• Steady State
  • Post-Covid Branch Delineation
  • Communities and Neighborhoods

How was the restructuring guided by Lean Six Sigma thinking?

We drew upon LSS thinking most effectively in the use of process mapping, value matrices, Pareto, and standardization. We analyzed a lot of data, figuring out what was high-value & low-effort, and what was low-value & high-effort, so we could make informed decisions.

We ended up creating a really thorough presentation with about 150 slides, detailing the entire approach. That plan has now been adopted as a Y-USA best practice and shared with numerous other Associations who are likewise struggling financially.

Creating a standard of work that's being adopted across the country has to be a good feeling. How did you first approach something as massive and time sensitive as adjusting during the pandemic?

Thankfully, we weren't just looking at dollars saved. We used Lean Six Sigma tools to analyze data and figure out what our customers were looking for. People were stuck at home, but they still wanted to work out. I don't think we'll ever be able to compete with Peloton or Apple, but one thing we have that they don't is that personal connection. That heart-to-heart relationship you build when you go to the Y to take a class from your favorite instructor.

Fortunately for us, the big Peloton boom started happening at the end of 2019 so we were already responding to that. We had a Six Sigma project exploring how to create a virtual studio and offer classes online. We call it Y Stream.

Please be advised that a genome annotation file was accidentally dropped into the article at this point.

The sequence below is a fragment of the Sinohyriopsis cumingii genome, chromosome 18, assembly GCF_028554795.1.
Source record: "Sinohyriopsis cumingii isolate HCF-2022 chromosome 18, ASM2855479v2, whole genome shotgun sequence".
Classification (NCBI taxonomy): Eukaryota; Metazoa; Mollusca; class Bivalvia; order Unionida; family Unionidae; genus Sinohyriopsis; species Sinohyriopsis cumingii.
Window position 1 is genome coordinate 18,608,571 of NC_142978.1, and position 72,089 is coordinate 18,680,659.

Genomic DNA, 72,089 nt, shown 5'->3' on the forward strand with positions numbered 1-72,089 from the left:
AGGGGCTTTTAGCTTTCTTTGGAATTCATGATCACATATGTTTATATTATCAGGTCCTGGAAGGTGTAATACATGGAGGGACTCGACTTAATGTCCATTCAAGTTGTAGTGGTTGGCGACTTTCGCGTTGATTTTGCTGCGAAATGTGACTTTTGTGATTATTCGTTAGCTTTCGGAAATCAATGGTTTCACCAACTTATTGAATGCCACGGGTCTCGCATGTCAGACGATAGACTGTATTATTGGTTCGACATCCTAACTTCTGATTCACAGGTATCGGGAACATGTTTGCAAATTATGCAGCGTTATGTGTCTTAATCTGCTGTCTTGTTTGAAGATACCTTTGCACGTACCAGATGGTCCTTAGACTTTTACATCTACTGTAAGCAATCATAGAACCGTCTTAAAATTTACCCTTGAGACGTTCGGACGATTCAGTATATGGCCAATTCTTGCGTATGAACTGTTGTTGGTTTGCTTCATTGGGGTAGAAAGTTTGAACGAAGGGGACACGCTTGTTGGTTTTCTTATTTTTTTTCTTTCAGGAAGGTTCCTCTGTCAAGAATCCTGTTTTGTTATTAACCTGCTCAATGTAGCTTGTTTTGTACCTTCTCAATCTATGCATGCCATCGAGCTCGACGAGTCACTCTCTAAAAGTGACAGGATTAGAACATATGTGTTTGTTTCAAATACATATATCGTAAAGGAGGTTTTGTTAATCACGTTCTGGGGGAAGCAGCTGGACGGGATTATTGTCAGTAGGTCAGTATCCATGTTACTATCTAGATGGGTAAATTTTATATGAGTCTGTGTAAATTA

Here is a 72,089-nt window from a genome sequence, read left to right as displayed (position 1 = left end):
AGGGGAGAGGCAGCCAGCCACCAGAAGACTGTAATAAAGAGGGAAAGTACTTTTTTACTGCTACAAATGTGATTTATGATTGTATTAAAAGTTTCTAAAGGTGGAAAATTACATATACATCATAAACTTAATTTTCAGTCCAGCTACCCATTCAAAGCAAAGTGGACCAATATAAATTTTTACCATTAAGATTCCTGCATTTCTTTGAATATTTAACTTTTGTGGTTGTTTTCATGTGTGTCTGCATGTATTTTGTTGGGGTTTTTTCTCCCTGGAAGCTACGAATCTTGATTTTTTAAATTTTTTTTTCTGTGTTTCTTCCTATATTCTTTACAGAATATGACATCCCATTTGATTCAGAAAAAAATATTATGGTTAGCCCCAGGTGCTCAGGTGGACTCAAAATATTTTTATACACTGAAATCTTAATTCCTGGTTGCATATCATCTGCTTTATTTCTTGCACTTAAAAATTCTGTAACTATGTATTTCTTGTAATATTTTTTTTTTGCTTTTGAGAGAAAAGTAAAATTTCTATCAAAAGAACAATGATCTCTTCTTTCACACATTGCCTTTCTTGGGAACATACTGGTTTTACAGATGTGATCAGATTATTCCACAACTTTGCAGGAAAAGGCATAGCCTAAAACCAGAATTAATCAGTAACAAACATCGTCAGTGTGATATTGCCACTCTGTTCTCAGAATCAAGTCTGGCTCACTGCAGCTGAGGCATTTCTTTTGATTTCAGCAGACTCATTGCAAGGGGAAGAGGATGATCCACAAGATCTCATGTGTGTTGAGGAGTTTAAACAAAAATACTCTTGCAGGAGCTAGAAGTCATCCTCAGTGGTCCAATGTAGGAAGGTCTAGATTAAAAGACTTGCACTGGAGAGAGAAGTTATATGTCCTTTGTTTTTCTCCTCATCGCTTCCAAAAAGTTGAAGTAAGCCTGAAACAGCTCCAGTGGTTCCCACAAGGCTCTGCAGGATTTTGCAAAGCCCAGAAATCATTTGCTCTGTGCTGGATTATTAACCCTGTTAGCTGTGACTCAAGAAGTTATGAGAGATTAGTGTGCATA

Because we already had that in the works, we were able to get a virtual studio up and running less than six weeks after the close of our facilities.

Beyond increasing your virtual presence, what are some of the other major changes you implemented?

We no longer had the luxury of having a separate staff for each location. We had to shift the way our employees worked, so that we shared resources more than we ever had before. We ultimately ended up created two new groups of locations:

  1. Communities — A grouping of two nearby branches that's staffed by one team of employees
  2. Neighborhoods — Slightly larger groupings of nearby locations that can share resources with each other

Those changes made a huge difference in how we work. They changed the way we recruit, hire, train ... everything. Team members are now asked to do more, and certain tasks are taking on greater significance. Every position comes with a little more responsibility, which is actually helping us find the talent we need to really serve our community as effectively as possible.

Before we wrap up, can you share a little bit about how this new role has impacted you personally? You seem to really enjoy the work.

I absolutely love it! I feel like every project I'm working on really matters. I'm helping a team increase the quality of swim lessons and also the quality of our before- and after-school childcare. We are working hard to make our nonprofit dollars stretch as far as they possibly can.

The work we're doing every day helps people live happier, healthier lives, and that's really important to me. Meaningful work is a great feeling.

(This interview has been edited slightly for length and clarity.)